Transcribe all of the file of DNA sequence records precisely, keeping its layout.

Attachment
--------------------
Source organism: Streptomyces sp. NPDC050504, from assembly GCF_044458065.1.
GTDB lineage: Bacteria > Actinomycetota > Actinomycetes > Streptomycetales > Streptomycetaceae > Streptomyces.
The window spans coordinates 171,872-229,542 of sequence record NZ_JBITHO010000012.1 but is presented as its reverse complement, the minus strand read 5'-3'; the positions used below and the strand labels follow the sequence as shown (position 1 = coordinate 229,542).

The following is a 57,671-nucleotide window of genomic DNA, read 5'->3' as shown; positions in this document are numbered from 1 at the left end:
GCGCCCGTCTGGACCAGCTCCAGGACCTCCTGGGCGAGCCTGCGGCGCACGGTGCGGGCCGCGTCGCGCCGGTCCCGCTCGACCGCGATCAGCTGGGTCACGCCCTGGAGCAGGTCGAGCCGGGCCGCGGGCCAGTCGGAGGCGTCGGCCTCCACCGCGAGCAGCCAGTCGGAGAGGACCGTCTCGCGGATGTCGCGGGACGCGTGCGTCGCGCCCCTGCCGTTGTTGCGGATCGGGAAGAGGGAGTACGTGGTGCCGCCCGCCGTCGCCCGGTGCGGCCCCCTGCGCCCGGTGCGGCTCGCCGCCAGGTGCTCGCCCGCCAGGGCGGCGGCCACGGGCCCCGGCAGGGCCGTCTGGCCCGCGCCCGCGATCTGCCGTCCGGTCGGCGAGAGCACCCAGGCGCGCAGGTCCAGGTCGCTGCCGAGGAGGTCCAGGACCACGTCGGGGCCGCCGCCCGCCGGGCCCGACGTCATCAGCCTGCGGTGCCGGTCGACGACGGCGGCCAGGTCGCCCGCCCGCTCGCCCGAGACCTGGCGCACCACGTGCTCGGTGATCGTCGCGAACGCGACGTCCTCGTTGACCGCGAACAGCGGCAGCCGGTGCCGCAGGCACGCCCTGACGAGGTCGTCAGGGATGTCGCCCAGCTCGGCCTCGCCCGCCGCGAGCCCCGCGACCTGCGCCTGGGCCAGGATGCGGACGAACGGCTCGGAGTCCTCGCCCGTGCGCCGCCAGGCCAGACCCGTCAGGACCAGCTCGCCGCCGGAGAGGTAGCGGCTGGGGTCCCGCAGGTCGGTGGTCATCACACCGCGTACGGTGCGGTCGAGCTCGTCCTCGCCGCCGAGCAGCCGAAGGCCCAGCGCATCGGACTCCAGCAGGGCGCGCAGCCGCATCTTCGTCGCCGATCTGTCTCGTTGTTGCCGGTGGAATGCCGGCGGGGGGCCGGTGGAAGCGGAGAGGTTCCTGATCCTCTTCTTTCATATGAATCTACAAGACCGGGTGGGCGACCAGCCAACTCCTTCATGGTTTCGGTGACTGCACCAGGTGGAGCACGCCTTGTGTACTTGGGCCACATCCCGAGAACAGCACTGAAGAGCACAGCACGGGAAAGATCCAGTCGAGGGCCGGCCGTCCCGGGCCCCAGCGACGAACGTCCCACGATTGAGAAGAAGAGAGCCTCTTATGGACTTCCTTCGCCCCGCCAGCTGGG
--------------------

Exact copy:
Source organism: Streptomyces sp. NPDC050504, from assembly GCF_044458065.1.
GTDB lineage: Bacteria > Actinomycetota > Actinomycetes > Streptomycetales > Streptomycetaceae > Streptomyces.
The window spans coordinates 171,872-229,542 of sequence record NZ_JBITHO010000012.1 but is presented as its reverse complement, the minus strand read 5'-3'; the positions used below and the strand labels follow the sequence as shown (position 1 = coordinate 229,542).

The following is a 57,671-nucleotide window of genomic DNA, read 5'->3' as shown; positions in this document are numbered from 1 at the left end:
GCGCCCGTCTGGACCAGCTCCAGGACCTCCTGGGCGAGCCTGCGGCGCACGGTGCGGGCCGCGTCGCGCCGGTCCCGCTCGACCGCGATCAGCTGGGTCACGCCCTGGAGCAGGTCGAGCCGGGCCGCGGGCCAGTCGGAGGCGTCGGCCTCCACCGCGAGCAGCCAGTCGGAGAGGACCGTCTCGCGGATGTCGCGGGACGCGTGCGTCGCGCCCCTGCCGTTGTTGCGGATCGGGAAGAGGGAGTACGTGGTGCCGCCCGCCGTCGCCCGGTGCGGCCCCCTGCGCCCGGTGCGGCTCGCCGCCAGGTGCTCGCCCGCCAGGGCGGCGGCCACGGGCCCCGGCAGGGCCGTCTGGCCCGCGCCCGCGATCTGCCGTCCGGTCGGCGAGAGCACCCAGGCGCGCAGGTCCAGGTCGCTGCCGAGGAGGTCCAGGACCACGTCGGGGCCGCCGCCCGCCGGGCCCGACGTCATCAGCCTGCGGTGCCGGTCGACGACGGCGGCCAGGTCGCCCGCCCGCTCGCCCGAGACCTGGCGCACCACGTGCTCGGTGATCGTCGCGAACGCGACGTCCTCGTTGACCGCGAACAGCGGCAGCCGGTGCCGCAGGCACGCCCTGACGAGGTCGTCAGGGATGTCGCCCAGCTCGGCCTCGCCCGCCGCGAGCCCCGCGACCTGCGCCTGGGCCAGGATGCGGACGAACGGCTCGGAGTCCTCGCCCGTGCGCCGCCAGGCCAGACCCGTCAGGACCAGCTCGCCGCCGGAGAGGTAGCGGCTGGGGTCCCGCAGGTCGGTGGTCATCACACCGCGTACGGTGCGGTCGAGCTCGTCCTCGCCGCCGAGCAGCCGAAGGCCCAGCGCATCGGACTCCAGCAGGGCGCGCAGCCGCATCTTCGTCGCCGATCTGTCTCGTTGTTGCCGGTGGAATGCCGGCGGGGGGCCGGTGGAAGCGGAGAGGTTCCTGATCCTCTTCTTTCATATGAATCTACAAGACCGGGTGGGCGACCAGCCAACTCCTTCATGGTTTCGGTGACTGCACCAGGTGGAGCACGCCTTGTGTACTTGGGCCACATCCCGAGAACAGCACTGAAGAGCACAGCACGGGAAAGATCCAGTCGAGGGCCGGCCGTCCCGGGCCCCAGCGACGAACGTCCCACGATTGAGAAGAAGAGAGCCTCTTATGGACTTCCTTCGCCCCGCCAGCTGGG